Marcos: US access to Philippine bases not intended as ‘offensive’

Written by Matt Spetalnick and David Brunstrom

WASHINGTON (Reuters) – Philippine President Ferdinand Marcos Jr said on Thursday that his agreement this year to allow the United States access to more military bases in his country was not intended as an “offensive action” against any country.

Speaking to an American think tank in Washington, Marcos said he made this point to Chinese officials during recent talks. He also said that the United States did not ask the Philippines to provide troops in the event of a war between China and the United States over Taiwan.

Marcos told the Center for Strategic and International Studies that the 2014 Enhanced Defense Cooperation Agreement (EDCA) allowing access to bases in the Philippines was designed to deal with the effects of climate change.

“The foreign minister of China just visited me…and I told him and assured him that no, these are not…they are meant to be military bases to attack and act against anyone, any country, not China, nor are they,” Marcos said.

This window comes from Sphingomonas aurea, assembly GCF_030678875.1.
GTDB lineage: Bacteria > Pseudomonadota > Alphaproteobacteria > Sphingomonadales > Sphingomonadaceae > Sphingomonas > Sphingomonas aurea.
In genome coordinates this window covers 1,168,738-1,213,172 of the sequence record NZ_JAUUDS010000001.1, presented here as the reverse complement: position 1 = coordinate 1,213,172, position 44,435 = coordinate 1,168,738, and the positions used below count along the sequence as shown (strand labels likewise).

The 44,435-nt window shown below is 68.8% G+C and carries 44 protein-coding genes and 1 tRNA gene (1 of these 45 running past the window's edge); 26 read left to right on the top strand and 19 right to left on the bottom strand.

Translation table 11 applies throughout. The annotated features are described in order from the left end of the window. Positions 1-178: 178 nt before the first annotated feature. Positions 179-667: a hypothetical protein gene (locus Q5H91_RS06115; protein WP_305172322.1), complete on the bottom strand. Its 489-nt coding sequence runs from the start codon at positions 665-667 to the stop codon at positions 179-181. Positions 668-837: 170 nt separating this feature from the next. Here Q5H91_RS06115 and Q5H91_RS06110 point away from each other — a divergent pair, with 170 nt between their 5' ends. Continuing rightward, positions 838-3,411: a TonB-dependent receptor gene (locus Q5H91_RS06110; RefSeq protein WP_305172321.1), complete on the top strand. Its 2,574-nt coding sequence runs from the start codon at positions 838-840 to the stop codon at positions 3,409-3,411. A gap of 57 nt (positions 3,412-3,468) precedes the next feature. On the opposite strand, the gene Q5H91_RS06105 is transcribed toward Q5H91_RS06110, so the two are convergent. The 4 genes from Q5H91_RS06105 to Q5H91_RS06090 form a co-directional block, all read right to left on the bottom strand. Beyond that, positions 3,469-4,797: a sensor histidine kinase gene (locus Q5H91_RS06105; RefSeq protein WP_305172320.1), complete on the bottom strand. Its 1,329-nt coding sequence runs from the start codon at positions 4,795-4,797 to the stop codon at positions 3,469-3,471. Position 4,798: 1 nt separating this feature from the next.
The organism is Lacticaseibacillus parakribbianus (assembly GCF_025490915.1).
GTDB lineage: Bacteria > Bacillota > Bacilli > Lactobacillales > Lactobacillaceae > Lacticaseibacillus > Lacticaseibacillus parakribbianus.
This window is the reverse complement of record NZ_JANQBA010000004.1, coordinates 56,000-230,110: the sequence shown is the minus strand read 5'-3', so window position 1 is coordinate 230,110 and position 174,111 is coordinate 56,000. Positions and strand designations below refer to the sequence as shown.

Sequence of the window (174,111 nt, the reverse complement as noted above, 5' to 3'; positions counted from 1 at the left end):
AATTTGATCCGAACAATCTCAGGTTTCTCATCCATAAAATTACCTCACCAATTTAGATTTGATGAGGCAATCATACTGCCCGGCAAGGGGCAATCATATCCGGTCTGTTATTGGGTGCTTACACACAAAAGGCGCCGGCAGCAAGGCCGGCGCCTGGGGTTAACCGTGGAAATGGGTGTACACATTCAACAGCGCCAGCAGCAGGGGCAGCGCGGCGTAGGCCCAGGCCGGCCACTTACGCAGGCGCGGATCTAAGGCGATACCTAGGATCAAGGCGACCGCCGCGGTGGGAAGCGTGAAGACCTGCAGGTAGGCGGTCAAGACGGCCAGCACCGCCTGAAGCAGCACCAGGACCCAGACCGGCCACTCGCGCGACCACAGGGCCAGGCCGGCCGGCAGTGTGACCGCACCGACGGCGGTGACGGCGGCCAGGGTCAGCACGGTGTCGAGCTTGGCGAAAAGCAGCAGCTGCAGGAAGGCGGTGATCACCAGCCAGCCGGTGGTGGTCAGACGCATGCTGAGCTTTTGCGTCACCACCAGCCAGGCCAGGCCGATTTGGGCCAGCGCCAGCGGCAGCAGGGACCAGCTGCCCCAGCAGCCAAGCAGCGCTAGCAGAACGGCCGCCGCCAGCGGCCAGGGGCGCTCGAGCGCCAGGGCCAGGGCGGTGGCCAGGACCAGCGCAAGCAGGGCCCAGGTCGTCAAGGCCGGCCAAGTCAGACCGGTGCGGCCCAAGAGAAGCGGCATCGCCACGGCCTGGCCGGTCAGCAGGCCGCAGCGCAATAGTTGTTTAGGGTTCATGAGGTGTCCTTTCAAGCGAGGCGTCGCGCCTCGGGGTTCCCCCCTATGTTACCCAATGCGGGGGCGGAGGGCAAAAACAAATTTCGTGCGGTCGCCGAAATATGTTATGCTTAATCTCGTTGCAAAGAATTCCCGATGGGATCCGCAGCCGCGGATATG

He said using EDCA bases for “offensive action” would be outside the bounds of what Manila had discussed with the US, and added that Washington had never raised the possibility of using them as “staging areas” for offensive action against any country. nation.

Manila’s ties with Washington deepened under Marcos and he gave the US military access to four more bases in February, something China said “stoke up” regional tension.

Experts say the United States views the Philippines as a potential site for missiles, missiles and artillery systems to counter China’s amphibious invasion of Taiwan, which China claims as its territory.

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US Secretary of Defense Lloyd Austin said after a meeting of the US and Philippine secretaries of defense and state last month that it was “too early” to discuss what assets the US would like to deploy to Philippine bases.

Marcos came to Washington for a summit with President Joe Biden seeking to demonstrate Washington’s commitment to protecting his country under a 1951 security pact, amid rising tensions in the South China Sea, where Manila is vying for claims from Beijing, as well as tensions between the two countries. Over Taiwan and North Korea.

Biden said after their meeting on Monday that the US commitment to defending its ally is “tough,” including in the South China Sea. Mutual Defense Treaty of 1951.

Marcos said relations between Washington and Manila have returned to the “normal path of partnership” and need to be developed to make them more responsive to current and emerging challenges.

Under his predecessor Rodrigo Duterte, relations with the United States were strained as Duterte firmly distanced the Philippines from its former colonial ruler and forged closer ties with Beijing.

(Reporting by David Brunstrom, Matt Spetalnick and Eric Beach; Editing by Leslie Adler and Sandra Mahler)

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